130 – 12011, 2nd Avenue Richmond, B.C. V7E 3L6 Canada
604-241-PETS (7387) littlepawsvet@yahoo.ca

Cats, Dogs, Bunnies and Brushing Teeth

80% of dogs and cats over the age of three whose teeth haven’t been brushed regularly have periodontal disease.

Rabbits have very particular needs – mainly the need for a high fiber diet, ideally of different types of hay. As such, I’ll do a blog later that’s dedicated specifically to their care.  In the meantime, let’s talk teeth, and your dog or cat. Though I’ve just opened my first holistic veterinary clinic in Richmond, I’ve been a veterinarian for over 25 years. In that time, I’ve seen countless cases of dogs and cats living with rotten teeth, bleeding gums, or worse – a root abscess that’s slowly devouring facial bones and creating excruciating pain.  What I find truly sad is that pets can’t even express the amount of pain they’re in.

In addition, periodontal disease can cause all kinds of life-threatening complications such as heart, lung and kidney disease. It could even cut short the life of your cat and dog by as much as 7 years.

As you can imagine, as a vet and animal lover, I take dental care for pets of all sizes very seriously. Thankfully there are ways to prevent periodontal disease from happening.

Bring your pet in to see me every 3 to 4 months. Doing so will help detect problems early. It will also give me (or my dental hygienist) a chance to do a light scaling of plaque and tartar from your dog or cat’s teeth. My dental hygienist also does dental cleaning on dogs – without anesthesia – which is far safer and less stressful both physically and mentally on the pet.

A proper diet can help keep teeth and gums healthy. You can buy pet foods – that is, specific dental diets – to help prevent tartar formation. Certain foods are especially important for healthy teeth and gums in bunnies, hamsters, rats and other small pocket pets, and I’d be happy to discuss this with you personally if you want to give us a call.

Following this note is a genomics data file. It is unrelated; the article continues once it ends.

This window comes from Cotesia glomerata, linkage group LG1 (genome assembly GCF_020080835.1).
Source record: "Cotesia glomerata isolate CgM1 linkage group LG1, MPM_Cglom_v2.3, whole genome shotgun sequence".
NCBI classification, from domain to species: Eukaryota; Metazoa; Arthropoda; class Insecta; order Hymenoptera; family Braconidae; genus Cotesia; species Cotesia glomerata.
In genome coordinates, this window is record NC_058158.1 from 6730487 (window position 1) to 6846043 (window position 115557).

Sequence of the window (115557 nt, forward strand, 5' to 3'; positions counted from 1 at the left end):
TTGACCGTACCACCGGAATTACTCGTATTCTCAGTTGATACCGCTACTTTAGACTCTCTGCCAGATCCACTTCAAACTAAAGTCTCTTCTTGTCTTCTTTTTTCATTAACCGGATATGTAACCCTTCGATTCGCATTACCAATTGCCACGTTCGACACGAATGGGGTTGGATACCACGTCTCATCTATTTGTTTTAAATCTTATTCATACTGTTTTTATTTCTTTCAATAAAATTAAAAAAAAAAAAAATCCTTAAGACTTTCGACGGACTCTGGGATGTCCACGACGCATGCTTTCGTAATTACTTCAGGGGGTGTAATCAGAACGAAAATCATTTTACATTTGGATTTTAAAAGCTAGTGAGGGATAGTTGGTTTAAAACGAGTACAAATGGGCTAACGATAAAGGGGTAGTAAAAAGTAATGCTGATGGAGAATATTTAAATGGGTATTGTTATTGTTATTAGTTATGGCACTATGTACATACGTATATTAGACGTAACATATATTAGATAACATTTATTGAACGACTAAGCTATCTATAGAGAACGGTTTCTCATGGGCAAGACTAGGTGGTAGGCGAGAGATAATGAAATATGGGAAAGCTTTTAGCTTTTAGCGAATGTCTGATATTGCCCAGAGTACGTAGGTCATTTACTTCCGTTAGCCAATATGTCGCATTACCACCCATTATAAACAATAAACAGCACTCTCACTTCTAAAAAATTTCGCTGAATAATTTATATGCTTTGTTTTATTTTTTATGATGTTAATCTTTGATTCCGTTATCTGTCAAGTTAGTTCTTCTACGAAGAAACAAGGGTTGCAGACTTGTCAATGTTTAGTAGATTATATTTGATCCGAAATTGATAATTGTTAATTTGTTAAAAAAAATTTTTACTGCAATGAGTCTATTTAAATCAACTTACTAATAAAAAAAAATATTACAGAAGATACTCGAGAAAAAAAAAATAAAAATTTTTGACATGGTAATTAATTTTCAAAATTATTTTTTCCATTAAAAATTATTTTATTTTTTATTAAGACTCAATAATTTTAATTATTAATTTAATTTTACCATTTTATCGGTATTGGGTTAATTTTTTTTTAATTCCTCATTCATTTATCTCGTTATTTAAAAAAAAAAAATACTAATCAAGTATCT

Give your dog or cat a daily 2-minute tooth brushing. Starting this routine with kittens and pups is ideal. I admit; suddenly trying to brush the teeth of an adult pet can be daunting. It could take a week, even a month, before it becomes comfortable for you and your pet.  But, trust me, it’s possible!

Besides, it’s important. Feel free to arrange a visit so that I can show you how it’s done. Now that I have a full service veterinary practice right in Richmond and Steveston Village (I was previously spending most of my time as a vet who did house calls), I’m right in your neighbourhood.

While you’re here, you can pick up toothpaste and gel, as well as an oral solution that can be sprayed into your cat or dog’s mouth. In fact, the oral solution can be poured into your pet’s water should you miss a daily brushing.

Finally, don’t forget to praise your little pet and give it a treat at the end of each daily session.  Be sure to treat yourself too!

By the way, if you have bunnies, hamsters, guinea pigs, ferrets, chinchillas, rats, mice, gerbils, sugar gliders, and other small pets that need care, rest assured that I’m a veterinarian right here in Richmond and Steveston Village who has experience with even the tiniest pocket pets.

In addition, I take a holistic approach to healthcare – a true holistic approach. That means I consider both conventional and alternative treatments so that your bunny, cat, dog, pocket pet or other four-legged loved one has access to all the very best options.

Feel free to call our Little Paws Animal Clinic for more information or to arrange an appointment.

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